If anybody should be horrified at the idea of open borders, it’s academics in the Humanities. We all know people like my colleague from Peru I wrote about the other day. She teaches 10 courses per semester. Grades 400 essays. On her own. The essays are long and as poorly written as the ones we get from students here. Is there any doubt that for her teaching not 10 but 8 courses for the same salary would be an enormous improvement in labor conditions?

I’m driven nuts by folks who rant against the injustice of having to compete on the job market with candidates who have a PhD from an Ivy, an independent income, a supportive spouse, a helpful thesis director, etc. And in the same breath, these very folks loudly denounce the nation-state and call for open borders, which would mean that thousands of talented, hard-working colleagues from Peru and everywhere else would be on that same market immediately, willing joyfully to take on conditions of labor that none of the current contenders would be able to survive.

I mean, they are not insane, are they? They got to know that their position is total BS, right? There is nothing standing between them and the working conditions of my Peruvian colleague but the nation-state. And it’s obvious to anyone that capital would love to move us all towards the working conditions of Peru. And yet they wail, “bad nation-state, bad parade, bad wall.”

A famous academic in my field just released a book that very pompously argues that the nation-state model is garbage and to hell with it. And his is the accepted, the widely shared position. OK, so he’s unique, he won’t be substituted. But how about people who are not as special?

13 thoughts on “Inconsistent

  1. The people advocating open borders have never advocated removing the various anti-market (guild like medieval holdovers) protections for their own professions. Academia is the best example. US search committees for instance will almost never consider people with UK degrees for jobs unless those degrees are from Cambridge or Oxford. If unguarded US academics will admit that they consider UK degrees inferior because they only take three years (mine took two) rather than ten. In semi-guarded moments they will argue they consider them inferior because they do not include classwork and focus on research rather than being a TA.


      1. In my experience impossible. I am perfectly willing to take over the job of president of any US university for a mere $100,000 a year rather than the standard $1,000,000 and nobody has ever contacted me about it.


  2. I also don’t get all the freaking out about Trump’s wall proposal. Even if you favor high levels of immigration, having people pay large sums of money to shady characters to help them sneak across the desert in the middle of the night is not the way anyone should want immigration to happen. If you support immigrants and high levels of immigration, you should support them being able to go to an office, doing some paperwork and traveling to the US in buses or planes. Building a wall probably isn’t the most effective way to improve border security, but border security is a real issue that people, including pro-immigrant people, ought to take seriously.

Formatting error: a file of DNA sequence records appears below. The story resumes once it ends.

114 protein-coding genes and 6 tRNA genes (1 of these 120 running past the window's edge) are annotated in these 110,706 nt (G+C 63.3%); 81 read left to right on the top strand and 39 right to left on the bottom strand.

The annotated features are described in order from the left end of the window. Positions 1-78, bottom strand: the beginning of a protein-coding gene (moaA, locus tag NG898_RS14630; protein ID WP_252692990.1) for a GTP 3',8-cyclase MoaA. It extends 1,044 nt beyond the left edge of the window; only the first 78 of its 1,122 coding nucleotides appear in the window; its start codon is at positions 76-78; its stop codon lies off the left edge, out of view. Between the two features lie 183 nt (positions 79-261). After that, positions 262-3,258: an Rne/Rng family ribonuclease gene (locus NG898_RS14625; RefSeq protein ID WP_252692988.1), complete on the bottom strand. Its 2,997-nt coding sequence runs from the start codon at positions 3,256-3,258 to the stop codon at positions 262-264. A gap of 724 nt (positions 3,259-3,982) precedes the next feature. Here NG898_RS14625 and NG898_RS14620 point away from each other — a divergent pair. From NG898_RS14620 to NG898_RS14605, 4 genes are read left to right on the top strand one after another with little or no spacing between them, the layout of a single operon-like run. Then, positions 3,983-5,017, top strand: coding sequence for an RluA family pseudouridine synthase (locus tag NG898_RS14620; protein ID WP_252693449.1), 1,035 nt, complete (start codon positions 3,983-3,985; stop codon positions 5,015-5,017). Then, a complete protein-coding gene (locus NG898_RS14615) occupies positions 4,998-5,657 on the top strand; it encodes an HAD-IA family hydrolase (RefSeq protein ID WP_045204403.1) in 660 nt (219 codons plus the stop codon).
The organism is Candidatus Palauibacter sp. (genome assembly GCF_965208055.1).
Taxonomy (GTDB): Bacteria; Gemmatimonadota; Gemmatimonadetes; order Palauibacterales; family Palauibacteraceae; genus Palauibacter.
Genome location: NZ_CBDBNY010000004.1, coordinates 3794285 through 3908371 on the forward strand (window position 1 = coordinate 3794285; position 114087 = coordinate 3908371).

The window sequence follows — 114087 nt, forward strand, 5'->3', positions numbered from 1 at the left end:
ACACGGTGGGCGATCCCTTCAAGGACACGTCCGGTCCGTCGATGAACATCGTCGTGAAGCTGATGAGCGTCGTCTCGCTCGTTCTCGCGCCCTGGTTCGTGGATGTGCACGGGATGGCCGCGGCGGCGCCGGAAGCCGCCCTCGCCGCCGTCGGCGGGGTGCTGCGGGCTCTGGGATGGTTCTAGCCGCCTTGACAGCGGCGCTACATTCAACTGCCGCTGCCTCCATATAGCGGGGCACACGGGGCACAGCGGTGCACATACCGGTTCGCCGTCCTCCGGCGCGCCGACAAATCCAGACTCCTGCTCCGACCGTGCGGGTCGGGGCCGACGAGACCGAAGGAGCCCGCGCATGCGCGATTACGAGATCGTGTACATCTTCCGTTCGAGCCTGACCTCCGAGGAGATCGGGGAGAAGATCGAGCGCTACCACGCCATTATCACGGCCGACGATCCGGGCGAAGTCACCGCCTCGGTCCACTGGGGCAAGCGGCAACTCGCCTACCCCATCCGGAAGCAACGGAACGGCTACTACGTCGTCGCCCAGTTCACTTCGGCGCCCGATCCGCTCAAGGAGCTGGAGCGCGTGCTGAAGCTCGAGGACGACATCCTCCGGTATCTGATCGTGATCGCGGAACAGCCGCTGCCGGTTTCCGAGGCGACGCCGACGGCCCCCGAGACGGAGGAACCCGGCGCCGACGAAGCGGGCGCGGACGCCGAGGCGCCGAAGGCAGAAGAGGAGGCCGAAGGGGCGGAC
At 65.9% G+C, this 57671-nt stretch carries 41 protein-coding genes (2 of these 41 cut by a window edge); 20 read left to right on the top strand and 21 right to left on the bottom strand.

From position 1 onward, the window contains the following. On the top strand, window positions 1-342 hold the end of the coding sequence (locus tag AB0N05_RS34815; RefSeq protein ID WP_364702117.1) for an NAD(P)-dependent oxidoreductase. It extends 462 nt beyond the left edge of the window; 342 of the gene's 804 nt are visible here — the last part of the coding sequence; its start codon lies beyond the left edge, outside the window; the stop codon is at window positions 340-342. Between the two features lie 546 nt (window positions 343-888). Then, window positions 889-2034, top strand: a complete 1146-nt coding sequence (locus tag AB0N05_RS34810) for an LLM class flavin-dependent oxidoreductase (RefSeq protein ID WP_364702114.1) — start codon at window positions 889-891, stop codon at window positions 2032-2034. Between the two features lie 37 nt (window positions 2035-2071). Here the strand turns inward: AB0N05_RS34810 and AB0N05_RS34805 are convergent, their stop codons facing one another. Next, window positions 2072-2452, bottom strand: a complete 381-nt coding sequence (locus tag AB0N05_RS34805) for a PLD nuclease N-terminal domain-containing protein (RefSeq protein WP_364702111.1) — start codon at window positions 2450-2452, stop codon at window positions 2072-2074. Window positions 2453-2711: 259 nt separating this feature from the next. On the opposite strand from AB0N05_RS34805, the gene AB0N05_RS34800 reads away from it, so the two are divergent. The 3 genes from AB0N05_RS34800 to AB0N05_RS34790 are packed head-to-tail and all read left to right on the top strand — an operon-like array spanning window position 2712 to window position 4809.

1. ” having people pay large sums of money to shady characters to help them sneak across the desert in the middle of the night is not the way anyone should want immigration to happen.”

      Which is why those in favor of continuous large scale unskilled immigration never talk about human trafficking except as something that immigration will cure (the fact that it actually seems to make it worse is something they carefully don’t notice).


      1. I’ve had nice, well-meaning progressive colleagues actually deny that human trafficking across the southern border exists. It was like talking to somebody who has spontaneously gone nuts.


        1. “deny that human trafficking across the southern border exists”

          It’s my understanding that for a long time (until some time in the 1990s? maybe second half) there wasn’t much human trafficking, the idea of coyotes being paid to transport large groups was mostly a myth.
          Instead most people moved through networks of compadres doing favors for each other and while money (eventually) changed hands it was nothing like money paid upfront to get into the country.
          My guess is that human trafficking networks sprung up sometime after Mexico became a major funnel to feed NAmerican consumerist drug habits.


          1. Actually this isn’t true. Human trafficking across the Mexico-Arizona border for OTMs (other than Mexicans) especially Chinese dates back the late 19th Century following the Chinese Exclusion Act.


  3. The nice interpretation is that they consider themselves as uniquely irreplaceable as that famous academician. The not-so-nice one, that they are in favour of class barriers far more difficult to overcome than simply immigrating* and consider these a strong enough defense. The most plausible interpretation is that they hold both of these beliefs, the first one a bit more consciously than the second one, but none openly

    *and I know there’s nothing simple about that


  4. If anybody should be horrified at the idea of open borders, it’s academics in the Humanities.

    Or you know they should seriously be into international unionism to bring labor standards up all over the globe instead of a race to the bottom. But that’s as likely as me being the principal prima ballerina at La Scala.


    1. Gosh, I can’t get many of our most passionate pussyhatters even to talk to me about our local union. Because they are afraid the administration will find out we talked about it. And then. I’m not sure what but they are terrified.

      So the international union doesn’t seem very likely. I think you’ll get to La Scala first.


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